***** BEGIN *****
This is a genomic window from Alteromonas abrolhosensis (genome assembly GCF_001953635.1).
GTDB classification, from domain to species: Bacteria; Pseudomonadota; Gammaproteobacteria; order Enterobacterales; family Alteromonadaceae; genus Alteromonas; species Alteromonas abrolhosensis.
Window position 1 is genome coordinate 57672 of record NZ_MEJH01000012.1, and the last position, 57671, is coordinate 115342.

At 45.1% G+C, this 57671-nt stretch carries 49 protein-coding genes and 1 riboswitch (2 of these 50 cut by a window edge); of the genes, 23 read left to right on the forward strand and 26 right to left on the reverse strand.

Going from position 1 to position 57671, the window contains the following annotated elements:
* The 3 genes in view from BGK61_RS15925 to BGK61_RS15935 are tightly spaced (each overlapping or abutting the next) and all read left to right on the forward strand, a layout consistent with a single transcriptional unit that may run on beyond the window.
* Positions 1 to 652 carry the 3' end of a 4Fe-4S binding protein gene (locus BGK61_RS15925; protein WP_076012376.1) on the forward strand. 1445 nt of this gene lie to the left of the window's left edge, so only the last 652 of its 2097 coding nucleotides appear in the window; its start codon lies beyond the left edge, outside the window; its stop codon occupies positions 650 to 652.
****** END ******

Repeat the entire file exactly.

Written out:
This is a genomic window from Alteromonas abrolhosensis (genome assembly GCF_001953635.1).
GTDB classification, from domain to species: Bacteria; Pseudomonadota; Gammaproteobacteria; order Enterobacterales; family Alteromonadaceae; genus Alteromonas; species Alteromonas abrolhosensis.
Window position 1 is genome coordinate 57672 of record NZ_MEJH01000012.1, and the last position, 57671, is coordinate 115342.

At 45.1% G+C, this 57671-nt stretch carries 49 protein-coding genes and 1 riboswitch (2 of these 50 cut by a window edge); of the genes, 23 read left to right on the forward strand and 26 right to left on the reverse strand.

Going from position 1 to position 57671, the window contains the following annotated elements:
* The 3 genes in view from BGK61_RS15925 to BGK61_RS15935 are tightly spaced (each overlapping or abutting the next) and all read left to right on the forward strand, a layout consistent with a single transcriptional unit that may run on beyond the window.
* Positions 1 to 652 carry the 3' end of a 4Fe-4S binding protein gene (locus BGK61_RS15925; protein WP_076012376.1) on the forward strand. 1445 nt of this gene lie to the left of the window's left edge, so only the last 652 of its 2097 coding nucleotides appear in the window; its start codon lies beyond the left edge, outside the window; its stop codon occupies positions 650 to 652.